This seems to be the week for dealing with financial stress. Likely because the third week of January is when many people have fully settled back into a routine after the Christmas holidays and… the shopping bills arrive in the mail. The credit card statements and December bills are in the mailbox and due now. That will force a good hard look at the current state of affairs, regardless of whether it’s additional debt from December shopping and entertainment. Or, perhaps it’s just regular bills that are due – that on top of the Christmas expenses seem to put a drag on the bank account. Or, maybe you didn’t put the same attention you would have normally towards your business or your investments and now you are looking at the results from last month and not impressed.
Whatever the reason, the best place to start is at step one: where you are, then get clear on where you want to be, and grab a pen and paper and start documenting exactly where you are. Get the current reality in writing so you have the details to take to a professional to help fill in the gap between where you are and where you want to be.
Something that will hold you back and can create unexpected risk is excess clutter in your life. This clutter can be stuff, paper, activities, or even people. It’s anything that blocks the calm space you need to address changing financial issues. You must have the time, energy and space to work, learn, manage and grow. If this is your situation, you first need to acknowledge the obstacle and risk it creates, then handle one decision at a time until you have the surroundings that support you in your financial growth. If this doesn’t seem significant, ask yourself whether the clutter, the negative people, or the activities exist in your vision of your ideal life. And, what is the cost of the clutter? What will it cost you if you lose an important financial paper during a tax audit, for example? Likely your ideal lifestyle is not cluttered with papers and stuff and negative people – therefore, this needs to be cleared up before you can move ahead.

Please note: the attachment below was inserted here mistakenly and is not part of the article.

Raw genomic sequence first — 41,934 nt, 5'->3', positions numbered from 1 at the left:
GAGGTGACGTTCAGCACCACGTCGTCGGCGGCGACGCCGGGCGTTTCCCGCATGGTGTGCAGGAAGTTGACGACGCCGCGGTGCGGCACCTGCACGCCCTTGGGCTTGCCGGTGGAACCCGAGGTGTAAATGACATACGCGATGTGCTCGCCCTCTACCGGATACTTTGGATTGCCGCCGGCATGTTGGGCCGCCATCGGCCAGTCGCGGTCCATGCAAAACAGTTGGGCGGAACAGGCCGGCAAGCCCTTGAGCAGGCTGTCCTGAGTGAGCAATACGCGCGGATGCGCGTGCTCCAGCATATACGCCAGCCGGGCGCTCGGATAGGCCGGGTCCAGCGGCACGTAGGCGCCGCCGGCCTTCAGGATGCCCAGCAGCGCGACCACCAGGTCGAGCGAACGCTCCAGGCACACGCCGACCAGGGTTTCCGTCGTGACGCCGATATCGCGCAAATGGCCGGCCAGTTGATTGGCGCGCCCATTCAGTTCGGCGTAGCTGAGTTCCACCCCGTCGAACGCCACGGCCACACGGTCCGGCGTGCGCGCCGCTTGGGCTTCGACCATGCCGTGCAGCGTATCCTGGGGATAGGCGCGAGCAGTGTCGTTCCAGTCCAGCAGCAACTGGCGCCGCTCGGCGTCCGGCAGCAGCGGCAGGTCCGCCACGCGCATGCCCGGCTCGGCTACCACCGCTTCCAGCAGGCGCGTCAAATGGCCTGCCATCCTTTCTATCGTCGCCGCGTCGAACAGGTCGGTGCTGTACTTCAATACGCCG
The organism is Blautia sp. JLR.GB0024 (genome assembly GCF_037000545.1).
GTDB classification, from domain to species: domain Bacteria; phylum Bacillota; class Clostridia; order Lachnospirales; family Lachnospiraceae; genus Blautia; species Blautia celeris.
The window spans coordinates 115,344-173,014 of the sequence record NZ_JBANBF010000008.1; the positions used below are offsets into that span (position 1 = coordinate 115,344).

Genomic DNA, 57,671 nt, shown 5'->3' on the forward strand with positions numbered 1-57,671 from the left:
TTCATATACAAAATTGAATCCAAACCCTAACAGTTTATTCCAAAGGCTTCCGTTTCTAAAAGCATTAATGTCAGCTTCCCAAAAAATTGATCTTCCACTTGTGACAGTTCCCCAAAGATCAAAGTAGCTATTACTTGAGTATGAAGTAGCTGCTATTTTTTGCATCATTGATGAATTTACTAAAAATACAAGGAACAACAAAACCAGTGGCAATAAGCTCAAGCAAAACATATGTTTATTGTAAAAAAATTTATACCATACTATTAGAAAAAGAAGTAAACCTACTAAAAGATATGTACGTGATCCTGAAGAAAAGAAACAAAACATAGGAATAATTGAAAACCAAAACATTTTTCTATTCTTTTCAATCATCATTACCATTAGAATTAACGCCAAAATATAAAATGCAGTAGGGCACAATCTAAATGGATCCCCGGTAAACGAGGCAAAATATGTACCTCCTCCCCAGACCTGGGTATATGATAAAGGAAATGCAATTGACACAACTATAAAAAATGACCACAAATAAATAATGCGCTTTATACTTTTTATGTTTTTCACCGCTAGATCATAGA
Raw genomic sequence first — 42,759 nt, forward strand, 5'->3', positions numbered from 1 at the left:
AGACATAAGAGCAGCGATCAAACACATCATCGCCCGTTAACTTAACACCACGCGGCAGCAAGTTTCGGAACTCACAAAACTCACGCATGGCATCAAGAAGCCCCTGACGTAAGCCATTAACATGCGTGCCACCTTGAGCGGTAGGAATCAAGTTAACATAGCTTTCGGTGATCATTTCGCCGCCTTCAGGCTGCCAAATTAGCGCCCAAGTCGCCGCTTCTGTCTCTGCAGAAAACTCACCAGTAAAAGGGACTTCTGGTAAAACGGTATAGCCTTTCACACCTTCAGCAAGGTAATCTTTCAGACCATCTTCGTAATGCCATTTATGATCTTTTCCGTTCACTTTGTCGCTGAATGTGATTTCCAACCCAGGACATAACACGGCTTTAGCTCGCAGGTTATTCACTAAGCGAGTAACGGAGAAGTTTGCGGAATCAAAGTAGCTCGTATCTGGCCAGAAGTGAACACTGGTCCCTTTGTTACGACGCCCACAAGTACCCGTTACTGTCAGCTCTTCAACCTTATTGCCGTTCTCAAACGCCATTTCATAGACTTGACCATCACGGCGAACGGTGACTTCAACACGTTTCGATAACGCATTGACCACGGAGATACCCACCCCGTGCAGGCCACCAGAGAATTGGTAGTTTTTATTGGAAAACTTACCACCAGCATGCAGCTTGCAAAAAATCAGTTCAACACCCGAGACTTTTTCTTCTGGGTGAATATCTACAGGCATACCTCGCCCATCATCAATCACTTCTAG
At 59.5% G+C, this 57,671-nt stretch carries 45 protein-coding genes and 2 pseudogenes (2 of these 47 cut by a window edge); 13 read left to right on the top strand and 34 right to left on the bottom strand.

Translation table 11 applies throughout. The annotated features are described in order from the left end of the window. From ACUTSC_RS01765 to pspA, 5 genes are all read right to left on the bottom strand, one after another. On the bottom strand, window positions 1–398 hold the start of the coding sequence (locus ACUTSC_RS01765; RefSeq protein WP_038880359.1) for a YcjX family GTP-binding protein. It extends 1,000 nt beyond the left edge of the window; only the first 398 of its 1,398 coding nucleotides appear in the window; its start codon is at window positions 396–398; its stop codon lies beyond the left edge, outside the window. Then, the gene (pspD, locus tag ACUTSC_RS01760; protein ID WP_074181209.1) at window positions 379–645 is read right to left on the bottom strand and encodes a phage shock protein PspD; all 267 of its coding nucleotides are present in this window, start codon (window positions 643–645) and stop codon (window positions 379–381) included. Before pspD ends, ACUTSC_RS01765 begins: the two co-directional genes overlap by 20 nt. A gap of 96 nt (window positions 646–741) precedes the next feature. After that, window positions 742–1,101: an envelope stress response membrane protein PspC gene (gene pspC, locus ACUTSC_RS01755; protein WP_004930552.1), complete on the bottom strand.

How? Start with a list of all the areas where clutter is bothering you, and then list all the stuff. After you have a list, you start to prioritize rooms, areas, and sections in your home and your life. Then make a plan, set some dates, book some time and follow through.
If you have an idea for business, but still need to pay your current expenses, there are two types of obstacles: time to work on your business, and money. If you had the money to pay your current expenses, then you would have more time to work on your business. There are two ways you can get that money: work longer and harder at your current work to fund your business, or go out and get the money you need for your business idea.
How do you know where to start looking for the extra money needed? Start asking. If you don’t know how much money you need, then start asking for help putting a business plan together so you know how much money you need and how it can be used for your business as well as how it can be paid back to wherever you get the initial funds from. Keep asking until you find answers and money to do what you need to do with the time you have available.
Bank accounts, savings and investments need to have specific functions. For example, an account for holiday spending is best kept separate from savings for a rainy day. Likewise, saving for larger purchases or treats can be done with cash in a nice jar at home, rather than lumped together with the holiday money. And, a jar of loose change is not as inspiring as a jar of $10 bills that is designated for family meals in a restaurant.
Why? Money can become like clutter if it’s left lying around or tossed in a jar. The smaller amounts of change are still real currency and need to be treated respectfully. You can keep all your smaller change together then have a young person roll it and keep the money, or you can dedicate a particular type of coin or bill to be used for a specific purpose – perhaps for something you wouldn’t normally spend money on or feel guilty about spending. A great example is the often-abused café latte. What if you saved your nickels and dimes for that purpose? It’s not hard to imagine handing over $3.50 made up of thirty dimes and ten nickels and sitting back to enjoy guilt-free coffee that didn’t create a money mess down the road.